Mural Project: Day 1

Today was my first day on the job as a community muralist at the women and children’s homeless shelter. The non-profit that hired me was gracious enough to show me the artwork of my “competitors” whom I was chosen over, which didn’t help my nervousness of presenting something amazing for the participants I’d soon be working with. I really hope the non-profit, shelter, and company sponsoring me aren’t expecting something extravagant on the wall, as I’ve already informed them that I am more concerned about the process that will develop with the women and children vs. the product of the mural. Then again, maybe this is why they chose me over other professional muralists.

In the past, I’ve been involved with attempts to organize workshops and events that would help empower the community with tools to rise above different systems of oppression and cycles of poverty, domestic violence, police brutality, etc. Due to conflicting ideas, it never fell through. I was never interested in tackling these issues directly, because I was afraid that further discussion of these topics would only reaffirm people’s situations rather than help them. (Plus, I don’t have the answers to issues such as poverty since I’m barely learning how to make it myself!) Thus, this will be an interesting 8 weeks where I embark on an artistic journey with these wonderful people whom I soon hope will consider me as a part of their extended family. I’m not sure if I’ll be helping or healing them in anyway, but I hope to at least provide them the tools of self-expression through art + community support.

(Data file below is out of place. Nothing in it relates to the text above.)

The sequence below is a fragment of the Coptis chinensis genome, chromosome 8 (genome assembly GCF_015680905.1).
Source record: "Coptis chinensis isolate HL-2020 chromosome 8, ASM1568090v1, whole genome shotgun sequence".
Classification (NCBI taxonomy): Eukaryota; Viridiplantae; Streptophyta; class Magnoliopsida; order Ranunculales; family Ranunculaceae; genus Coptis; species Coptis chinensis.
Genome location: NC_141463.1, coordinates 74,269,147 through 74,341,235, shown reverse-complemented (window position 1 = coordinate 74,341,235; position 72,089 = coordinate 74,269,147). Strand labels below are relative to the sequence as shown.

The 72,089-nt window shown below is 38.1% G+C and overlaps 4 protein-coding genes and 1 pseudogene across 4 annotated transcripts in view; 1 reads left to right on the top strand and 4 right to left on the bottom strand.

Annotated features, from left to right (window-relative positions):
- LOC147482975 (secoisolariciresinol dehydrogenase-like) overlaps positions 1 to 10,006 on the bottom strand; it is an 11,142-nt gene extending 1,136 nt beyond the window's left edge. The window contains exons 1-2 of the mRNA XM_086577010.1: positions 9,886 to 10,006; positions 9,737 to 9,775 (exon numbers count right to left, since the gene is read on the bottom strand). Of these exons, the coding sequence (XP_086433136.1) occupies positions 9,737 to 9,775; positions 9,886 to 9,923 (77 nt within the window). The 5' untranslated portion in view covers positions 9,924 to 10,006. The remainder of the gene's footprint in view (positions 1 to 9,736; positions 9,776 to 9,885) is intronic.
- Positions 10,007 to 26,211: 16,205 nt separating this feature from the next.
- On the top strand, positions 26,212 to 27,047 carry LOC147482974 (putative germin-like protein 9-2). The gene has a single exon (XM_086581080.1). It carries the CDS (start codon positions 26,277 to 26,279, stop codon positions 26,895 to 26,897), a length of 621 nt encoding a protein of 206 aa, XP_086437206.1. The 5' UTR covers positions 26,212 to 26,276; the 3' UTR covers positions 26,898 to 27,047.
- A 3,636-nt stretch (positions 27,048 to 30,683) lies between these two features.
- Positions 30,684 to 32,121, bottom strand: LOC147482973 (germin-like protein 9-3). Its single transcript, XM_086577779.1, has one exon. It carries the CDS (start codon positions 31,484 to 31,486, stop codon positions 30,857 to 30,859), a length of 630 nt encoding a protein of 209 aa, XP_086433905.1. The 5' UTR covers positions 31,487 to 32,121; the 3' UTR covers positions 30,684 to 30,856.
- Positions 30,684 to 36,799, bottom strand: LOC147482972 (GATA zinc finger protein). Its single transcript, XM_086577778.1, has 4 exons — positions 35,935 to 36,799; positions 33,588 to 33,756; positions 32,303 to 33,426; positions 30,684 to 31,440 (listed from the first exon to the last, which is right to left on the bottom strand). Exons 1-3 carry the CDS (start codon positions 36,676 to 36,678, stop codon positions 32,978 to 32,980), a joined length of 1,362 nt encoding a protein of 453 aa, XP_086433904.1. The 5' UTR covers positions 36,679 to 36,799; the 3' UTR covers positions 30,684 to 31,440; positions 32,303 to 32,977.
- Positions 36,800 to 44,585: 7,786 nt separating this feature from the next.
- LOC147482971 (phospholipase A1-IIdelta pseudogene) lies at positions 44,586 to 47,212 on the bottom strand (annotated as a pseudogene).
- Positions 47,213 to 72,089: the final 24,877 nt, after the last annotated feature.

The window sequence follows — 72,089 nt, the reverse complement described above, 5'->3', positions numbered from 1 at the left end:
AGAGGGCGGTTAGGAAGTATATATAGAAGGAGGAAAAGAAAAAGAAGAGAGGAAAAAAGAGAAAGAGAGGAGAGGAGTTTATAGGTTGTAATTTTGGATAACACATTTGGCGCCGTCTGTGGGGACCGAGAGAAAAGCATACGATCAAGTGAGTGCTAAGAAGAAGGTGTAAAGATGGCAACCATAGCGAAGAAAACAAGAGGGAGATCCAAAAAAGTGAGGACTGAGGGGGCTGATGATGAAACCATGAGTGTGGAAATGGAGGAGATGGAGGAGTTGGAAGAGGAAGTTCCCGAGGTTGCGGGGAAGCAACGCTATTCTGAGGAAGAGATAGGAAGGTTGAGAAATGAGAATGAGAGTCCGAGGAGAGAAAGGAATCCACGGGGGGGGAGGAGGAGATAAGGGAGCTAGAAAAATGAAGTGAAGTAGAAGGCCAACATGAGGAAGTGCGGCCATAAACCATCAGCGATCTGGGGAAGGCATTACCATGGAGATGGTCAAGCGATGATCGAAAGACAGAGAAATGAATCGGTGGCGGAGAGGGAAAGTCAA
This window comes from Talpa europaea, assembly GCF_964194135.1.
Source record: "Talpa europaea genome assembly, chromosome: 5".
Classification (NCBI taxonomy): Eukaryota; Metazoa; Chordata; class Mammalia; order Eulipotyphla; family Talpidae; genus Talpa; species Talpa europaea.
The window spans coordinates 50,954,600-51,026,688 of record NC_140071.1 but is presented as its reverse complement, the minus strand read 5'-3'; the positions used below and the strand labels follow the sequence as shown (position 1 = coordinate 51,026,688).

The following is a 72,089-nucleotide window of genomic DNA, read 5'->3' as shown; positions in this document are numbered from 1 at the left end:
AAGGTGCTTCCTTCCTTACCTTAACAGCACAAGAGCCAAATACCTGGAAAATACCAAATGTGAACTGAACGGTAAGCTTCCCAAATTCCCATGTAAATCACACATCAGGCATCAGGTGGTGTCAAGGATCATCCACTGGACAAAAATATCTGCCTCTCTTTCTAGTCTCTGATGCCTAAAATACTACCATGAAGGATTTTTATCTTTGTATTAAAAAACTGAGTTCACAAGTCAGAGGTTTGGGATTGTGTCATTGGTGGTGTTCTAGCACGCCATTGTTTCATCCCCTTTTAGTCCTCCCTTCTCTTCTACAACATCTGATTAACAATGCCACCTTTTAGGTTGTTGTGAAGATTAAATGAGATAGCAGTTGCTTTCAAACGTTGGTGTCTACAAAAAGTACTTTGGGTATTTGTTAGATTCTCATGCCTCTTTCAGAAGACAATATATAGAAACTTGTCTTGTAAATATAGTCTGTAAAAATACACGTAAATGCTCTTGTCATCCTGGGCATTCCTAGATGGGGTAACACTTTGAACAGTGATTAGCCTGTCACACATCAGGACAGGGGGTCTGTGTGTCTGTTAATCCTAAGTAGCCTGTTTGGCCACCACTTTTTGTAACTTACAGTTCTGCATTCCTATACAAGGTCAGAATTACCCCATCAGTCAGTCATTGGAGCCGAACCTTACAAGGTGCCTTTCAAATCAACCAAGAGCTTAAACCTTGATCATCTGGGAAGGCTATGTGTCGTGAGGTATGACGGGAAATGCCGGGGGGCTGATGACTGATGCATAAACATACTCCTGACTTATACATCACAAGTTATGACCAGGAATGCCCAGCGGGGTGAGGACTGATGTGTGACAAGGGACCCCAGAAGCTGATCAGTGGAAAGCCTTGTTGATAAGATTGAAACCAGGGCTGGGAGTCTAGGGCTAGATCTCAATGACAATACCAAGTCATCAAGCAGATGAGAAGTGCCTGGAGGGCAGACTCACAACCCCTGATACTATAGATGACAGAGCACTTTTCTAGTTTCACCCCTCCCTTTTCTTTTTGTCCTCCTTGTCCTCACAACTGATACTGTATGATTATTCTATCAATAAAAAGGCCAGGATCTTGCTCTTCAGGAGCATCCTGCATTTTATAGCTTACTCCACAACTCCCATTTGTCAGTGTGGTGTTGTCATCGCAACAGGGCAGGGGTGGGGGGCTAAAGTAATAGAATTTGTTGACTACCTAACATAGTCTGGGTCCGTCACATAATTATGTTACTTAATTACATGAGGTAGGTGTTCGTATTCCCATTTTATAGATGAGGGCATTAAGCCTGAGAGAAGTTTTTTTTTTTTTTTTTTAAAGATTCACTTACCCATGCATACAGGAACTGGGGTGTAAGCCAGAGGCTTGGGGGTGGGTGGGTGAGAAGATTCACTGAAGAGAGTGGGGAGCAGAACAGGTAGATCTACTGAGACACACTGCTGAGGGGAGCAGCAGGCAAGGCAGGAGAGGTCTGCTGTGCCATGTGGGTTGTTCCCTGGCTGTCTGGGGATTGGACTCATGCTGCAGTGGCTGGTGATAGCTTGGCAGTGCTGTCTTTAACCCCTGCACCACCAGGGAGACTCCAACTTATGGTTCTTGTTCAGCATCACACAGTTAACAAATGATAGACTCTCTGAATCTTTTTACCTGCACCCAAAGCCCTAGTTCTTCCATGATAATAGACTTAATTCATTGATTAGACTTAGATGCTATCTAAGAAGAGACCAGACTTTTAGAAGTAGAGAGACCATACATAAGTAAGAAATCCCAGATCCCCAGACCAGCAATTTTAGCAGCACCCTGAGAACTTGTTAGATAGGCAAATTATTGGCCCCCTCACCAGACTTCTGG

In an effort to build trust, I began today’s workshop with a a community tree. I was inspired by “An African Tree of Knowledge“, a curriculum provided by . The objective of this activity is to get people to think about the things that ground them (roots), things that hold them up (trunk), lessons they have learned throughout their life (branches), and knowledge they want to pass on (leaves).

I had no idea who would be participating, what the age range would be, and if people even knew I was there to provide these workshops. I also wanted to be cautious about putting anybody into a box of “Oh, you’re homeless so you should be in this workshop!”. At first, I only started with 3 participants. Despite the shelter thriving with tenants, I had a feeling they still did not trust my intentions. Therefore, I pulled the kitchen workers and other staff into the activity. By the end of the two hour session, we had at least 16 people from all over the building contributing to the tree. They ranged from 6 years old to people in their 60s. And the beautiful thing was, it didn’t matter who was homeless and who wasn’t. We were all human beings contributing to the tree with commonalities that intersected through the roots all the way to the leaves falling from the branches.

We have named this the “Lydia Tree”, the first of its kind with trunks that contain world maps and leaves with colors ranging from purple to lime green. Someone even taped a ziplock bag with water to make sure it receives nourishment. =)

Tomorrow was originally reserved for “Exploring the Impact of Art in Women and Children”, but because 1) I don’t have enough resources on this topic yet AND 2) they’re enjoying the process of creation and imagination, I think we’ll begin Circle Painting.
Plus, I’d like to think we’ll discover the impact of art on their personal lives along the way. =)


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